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Stagnant wages, payment delays & eroding support: Jean Dreze on MGNREGA @10

Nihar Gokhale | Updated on: 14 February 2017, 5:33 IST

Social scientist Professor Jean Dreze isn't just one of the principal architects of the Mahatma Gandhi National Rural Employment Guarantee Act, the job scheme he campaigned extensively for and prepared an early draft of. He's also credited for studiously following up on the scheme's implementation, writing countless academic papers and popular articles, besides serving on the erstwhile National Advisory Council and the Central Employment Guarantee Council.

Read- MGNREGA@10: In Banda, a job card can be the difference between life and death

Speaking to Catch a decade after the jobs scheme was implemented, Prof Dreze feels that it continues to be a "struggle", with uphill challenges ahead. Dreze fees that stagnant wages and delays in payments have "sapped workers' interest" to avail the scheme, and dwindling political commitment is sending a "very destructive message" for its future.

When the MGNREGA was implemented 10 years ago, where did you imagine this scheme would reach today? How close, or far, is it from those expectations?

I was hoping for more, but without any illusions about the challenges involved. MGNREGA defies many vested interests and it is bound to remain a struggle. But it is a struggle worth sustaining. I can hardly think of a more moving experience than that of talking with MGNREGA workers, especially women, who have been able to use the programme as an opportunity to organise and defend their rights.

MGNREGA implementation data shows that on average, under 50 days have been generated per household. Less than 10% households have completed 100 days of employment in a year. Why do you think this is so?

Sometimes the low scale of employment is due to a lack of funds, but there are other reasons also. Stagnant real wages and persistent delays in wage payments have sapped workers' interest in MGNREGA work. The guidelines have become very complicated. In many areas, the infrastructure required to implement MGNREGA's internet-based processes is sorely lacking. Last but not least, political commitment TO MGNREGA has declined. This sends a very destructive message down the line.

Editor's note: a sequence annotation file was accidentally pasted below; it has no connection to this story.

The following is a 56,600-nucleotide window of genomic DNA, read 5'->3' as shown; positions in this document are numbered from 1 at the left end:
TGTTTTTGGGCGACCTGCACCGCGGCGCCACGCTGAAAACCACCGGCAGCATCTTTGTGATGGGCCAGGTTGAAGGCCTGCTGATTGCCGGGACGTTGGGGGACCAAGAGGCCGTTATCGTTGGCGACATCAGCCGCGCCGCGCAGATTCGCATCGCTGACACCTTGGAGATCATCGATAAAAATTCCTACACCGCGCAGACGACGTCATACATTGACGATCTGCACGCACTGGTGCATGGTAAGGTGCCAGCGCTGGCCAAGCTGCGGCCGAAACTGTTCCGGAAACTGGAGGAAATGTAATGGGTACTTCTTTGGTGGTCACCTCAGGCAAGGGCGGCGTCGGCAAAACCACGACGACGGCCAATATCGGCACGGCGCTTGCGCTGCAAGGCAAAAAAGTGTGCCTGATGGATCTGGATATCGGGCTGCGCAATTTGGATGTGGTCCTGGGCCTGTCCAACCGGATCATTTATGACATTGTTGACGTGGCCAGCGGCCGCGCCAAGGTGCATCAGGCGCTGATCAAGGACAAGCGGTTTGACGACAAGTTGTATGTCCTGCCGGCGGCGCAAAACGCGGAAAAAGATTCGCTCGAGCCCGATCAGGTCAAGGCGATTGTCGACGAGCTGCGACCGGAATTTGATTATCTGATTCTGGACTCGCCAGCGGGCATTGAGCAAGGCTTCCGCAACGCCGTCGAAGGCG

Stagnant real wages and persistent delays in payments have sapped workers' interest in MGNREGA work

There has also been a reluctance on the part of governments to adequately fund the MGNREGA. If we assume that this trend in funding remains the same, what's the best-case scenario for the scheme?

The central government needs to return to the fundamental principle of open-ended funding for MGNREGA. Workers have a right to work on demand, and if they work, they have to be paid. Open-ended funding is the acid test of the central government's commitment to MGNREGA. Without it, work on demand is impossible.

In the major drought-hit states, MGNREGA has performed poorly. Implementation data shows that most of the workers have not been paid within 15 days, and many will be unable to complete even 100 days of work within this financial year, let alone the 150 days promised to drought-hit areas by the central government. What is your assessment of this?